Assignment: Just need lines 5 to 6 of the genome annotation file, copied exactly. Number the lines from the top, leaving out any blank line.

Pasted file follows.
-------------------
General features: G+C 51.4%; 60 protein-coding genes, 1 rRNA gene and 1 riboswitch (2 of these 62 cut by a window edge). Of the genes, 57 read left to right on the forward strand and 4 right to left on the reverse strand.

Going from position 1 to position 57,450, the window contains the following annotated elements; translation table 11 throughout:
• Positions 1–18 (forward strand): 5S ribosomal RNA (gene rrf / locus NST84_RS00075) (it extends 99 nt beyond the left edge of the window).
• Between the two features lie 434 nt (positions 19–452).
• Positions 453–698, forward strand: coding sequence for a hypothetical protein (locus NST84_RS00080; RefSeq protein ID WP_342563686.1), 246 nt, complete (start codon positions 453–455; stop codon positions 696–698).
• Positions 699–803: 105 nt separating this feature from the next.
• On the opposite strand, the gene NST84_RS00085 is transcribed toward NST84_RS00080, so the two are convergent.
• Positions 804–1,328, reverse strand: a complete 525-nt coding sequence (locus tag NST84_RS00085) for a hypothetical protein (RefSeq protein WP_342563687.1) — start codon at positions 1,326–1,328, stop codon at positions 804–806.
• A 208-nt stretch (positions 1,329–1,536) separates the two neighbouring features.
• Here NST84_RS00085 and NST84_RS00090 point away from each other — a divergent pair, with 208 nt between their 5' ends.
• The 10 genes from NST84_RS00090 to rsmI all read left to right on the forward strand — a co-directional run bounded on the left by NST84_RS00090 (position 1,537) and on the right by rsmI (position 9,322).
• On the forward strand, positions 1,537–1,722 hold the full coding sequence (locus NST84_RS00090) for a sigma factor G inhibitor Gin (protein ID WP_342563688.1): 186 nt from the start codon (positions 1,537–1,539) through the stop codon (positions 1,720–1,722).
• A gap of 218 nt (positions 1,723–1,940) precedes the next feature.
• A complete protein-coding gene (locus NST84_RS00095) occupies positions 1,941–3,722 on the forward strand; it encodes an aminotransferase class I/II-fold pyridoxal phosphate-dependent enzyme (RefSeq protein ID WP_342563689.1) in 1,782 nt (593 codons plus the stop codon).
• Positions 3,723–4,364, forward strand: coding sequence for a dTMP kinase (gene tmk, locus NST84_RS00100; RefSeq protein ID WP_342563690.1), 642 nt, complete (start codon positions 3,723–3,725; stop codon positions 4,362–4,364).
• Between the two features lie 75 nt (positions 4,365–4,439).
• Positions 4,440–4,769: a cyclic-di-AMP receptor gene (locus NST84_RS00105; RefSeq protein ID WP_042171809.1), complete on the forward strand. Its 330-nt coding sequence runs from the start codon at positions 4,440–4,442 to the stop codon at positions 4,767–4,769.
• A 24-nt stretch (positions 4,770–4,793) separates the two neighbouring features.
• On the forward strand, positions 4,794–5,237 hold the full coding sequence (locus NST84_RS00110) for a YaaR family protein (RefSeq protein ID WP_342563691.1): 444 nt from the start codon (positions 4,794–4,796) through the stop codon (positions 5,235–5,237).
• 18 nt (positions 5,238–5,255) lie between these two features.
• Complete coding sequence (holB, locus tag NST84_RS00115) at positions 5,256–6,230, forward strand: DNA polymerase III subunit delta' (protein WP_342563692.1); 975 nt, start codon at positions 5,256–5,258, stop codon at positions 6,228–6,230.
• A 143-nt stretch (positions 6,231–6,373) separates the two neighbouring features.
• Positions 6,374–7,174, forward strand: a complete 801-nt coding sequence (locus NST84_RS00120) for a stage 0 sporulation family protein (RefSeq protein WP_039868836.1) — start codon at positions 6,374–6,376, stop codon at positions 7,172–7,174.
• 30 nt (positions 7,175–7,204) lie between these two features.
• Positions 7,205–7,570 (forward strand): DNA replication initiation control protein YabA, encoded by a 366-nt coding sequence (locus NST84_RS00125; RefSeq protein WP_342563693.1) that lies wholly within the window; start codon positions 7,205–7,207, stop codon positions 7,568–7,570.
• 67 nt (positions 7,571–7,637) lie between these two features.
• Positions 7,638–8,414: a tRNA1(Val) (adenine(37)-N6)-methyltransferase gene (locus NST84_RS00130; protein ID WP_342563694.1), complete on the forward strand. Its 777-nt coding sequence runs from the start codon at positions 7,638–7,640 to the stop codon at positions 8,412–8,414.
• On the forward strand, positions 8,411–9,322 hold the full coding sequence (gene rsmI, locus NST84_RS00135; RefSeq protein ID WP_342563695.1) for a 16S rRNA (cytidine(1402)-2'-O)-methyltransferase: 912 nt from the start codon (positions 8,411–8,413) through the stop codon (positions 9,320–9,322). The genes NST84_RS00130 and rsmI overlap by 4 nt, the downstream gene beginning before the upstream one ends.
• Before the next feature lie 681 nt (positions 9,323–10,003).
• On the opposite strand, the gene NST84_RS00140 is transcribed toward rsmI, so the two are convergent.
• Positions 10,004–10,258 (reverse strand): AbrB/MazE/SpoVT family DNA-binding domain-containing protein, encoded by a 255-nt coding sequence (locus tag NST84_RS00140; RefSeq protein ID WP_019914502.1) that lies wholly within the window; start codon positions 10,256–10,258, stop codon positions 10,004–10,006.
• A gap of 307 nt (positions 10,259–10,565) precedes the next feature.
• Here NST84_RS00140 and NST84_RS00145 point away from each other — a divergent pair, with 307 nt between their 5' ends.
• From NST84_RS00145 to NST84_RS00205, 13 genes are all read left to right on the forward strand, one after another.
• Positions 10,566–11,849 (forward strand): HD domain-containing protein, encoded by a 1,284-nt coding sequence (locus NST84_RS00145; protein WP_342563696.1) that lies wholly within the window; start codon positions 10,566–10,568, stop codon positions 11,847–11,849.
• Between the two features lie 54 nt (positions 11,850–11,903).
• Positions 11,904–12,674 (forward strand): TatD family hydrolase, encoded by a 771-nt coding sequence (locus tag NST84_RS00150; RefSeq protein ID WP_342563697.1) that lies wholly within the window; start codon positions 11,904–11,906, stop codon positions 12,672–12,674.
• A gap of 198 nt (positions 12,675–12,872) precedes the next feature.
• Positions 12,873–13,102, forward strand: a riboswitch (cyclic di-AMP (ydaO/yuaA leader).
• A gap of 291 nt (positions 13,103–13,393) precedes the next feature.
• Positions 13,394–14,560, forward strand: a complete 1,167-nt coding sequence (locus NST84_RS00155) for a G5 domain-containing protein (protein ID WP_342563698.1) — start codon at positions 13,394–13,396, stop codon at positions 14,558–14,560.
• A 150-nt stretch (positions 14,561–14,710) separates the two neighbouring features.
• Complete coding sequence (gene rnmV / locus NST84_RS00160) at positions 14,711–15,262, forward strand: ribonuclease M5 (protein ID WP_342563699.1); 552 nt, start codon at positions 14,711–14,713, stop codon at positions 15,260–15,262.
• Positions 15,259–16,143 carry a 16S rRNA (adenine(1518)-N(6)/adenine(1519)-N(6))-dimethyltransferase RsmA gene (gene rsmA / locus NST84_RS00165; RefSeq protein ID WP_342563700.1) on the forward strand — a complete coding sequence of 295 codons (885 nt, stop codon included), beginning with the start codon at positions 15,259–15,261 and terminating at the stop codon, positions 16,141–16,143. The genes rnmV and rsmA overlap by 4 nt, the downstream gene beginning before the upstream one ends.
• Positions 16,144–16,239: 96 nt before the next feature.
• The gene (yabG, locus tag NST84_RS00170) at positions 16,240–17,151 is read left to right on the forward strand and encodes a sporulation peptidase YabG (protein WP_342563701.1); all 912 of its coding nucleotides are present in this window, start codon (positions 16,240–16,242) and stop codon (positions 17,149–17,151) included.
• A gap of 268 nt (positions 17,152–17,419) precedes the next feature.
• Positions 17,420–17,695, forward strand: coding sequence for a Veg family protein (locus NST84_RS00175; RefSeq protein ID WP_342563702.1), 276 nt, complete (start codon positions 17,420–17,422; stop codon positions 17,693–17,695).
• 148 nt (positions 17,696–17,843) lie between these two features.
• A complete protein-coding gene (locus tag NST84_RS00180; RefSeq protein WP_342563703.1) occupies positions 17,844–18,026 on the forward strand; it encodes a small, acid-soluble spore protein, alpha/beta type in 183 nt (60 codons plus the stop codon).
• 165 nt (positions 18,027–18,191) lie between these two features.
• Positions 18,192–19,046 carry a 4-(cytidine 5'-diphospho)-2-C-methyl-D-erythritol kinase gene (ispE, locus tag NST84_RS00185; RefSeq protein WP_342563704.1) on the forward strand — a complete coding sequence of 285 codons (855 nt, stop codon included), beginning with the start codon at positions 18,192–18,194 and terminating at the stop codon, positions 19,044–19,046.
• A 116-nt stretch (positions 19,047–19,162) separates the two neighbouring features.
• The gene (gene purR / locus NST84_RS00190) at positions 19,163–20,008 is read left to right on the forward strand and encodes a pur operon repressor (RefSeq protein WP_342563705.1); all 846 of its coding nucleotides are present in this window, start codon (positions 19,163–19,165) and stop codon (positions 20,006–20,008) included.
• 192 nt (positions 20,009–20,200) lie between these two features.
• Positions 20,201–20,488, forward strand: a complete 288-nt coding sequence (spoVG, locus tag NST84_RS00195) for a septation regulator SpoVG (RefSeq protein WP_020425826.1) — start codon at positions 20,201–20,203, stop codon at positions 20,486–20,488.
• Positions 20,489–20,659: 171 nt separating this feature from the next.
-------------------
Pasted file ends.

• Positions 453–698, forward strand: coding sequence for a hypothetical protein (locus NST84_RS00080; RefSeq protein ID WP_342563686.1), 246 nt, complete (start codon positions 453–455; stop codon positions 696–698).
• Positions 699–803: 105 nt separating this feature from the next.